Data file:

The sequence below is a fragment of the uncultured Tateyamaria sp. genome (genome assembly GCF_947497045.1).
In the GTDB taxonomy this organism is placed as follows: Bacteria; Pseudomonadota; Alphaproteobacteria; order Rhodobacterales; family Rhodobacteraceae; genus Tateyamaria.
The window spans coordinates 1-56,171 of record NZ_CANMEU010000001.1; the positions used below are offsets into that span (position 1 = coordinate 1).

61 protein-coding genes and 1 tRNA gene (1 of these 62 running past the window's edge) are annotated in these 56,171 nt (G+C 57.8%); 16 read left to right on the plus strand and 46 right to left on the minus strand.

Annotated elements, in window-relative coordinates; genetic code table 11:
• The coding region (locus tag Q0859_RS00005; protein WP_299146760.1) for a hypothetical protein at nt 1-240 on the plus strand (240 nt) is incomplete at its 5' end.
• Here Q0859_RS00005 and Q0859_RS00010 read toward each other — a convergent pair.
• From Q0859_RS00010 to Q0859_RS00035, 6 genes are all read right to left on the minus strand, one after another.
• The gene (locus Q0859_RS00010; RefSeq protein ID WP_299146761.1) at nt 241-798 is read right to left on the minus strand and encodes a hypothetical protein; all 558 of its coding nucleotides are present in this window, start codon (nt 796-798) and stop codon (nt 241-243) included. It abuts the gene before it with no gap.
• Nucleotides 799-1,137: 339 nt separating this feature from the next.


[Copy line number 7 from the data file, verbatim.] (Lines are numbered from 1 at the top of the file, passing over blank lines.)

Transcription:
• Here Q0859_RS00005 and Q0859_RS00010 read toward each other — a convergent pair.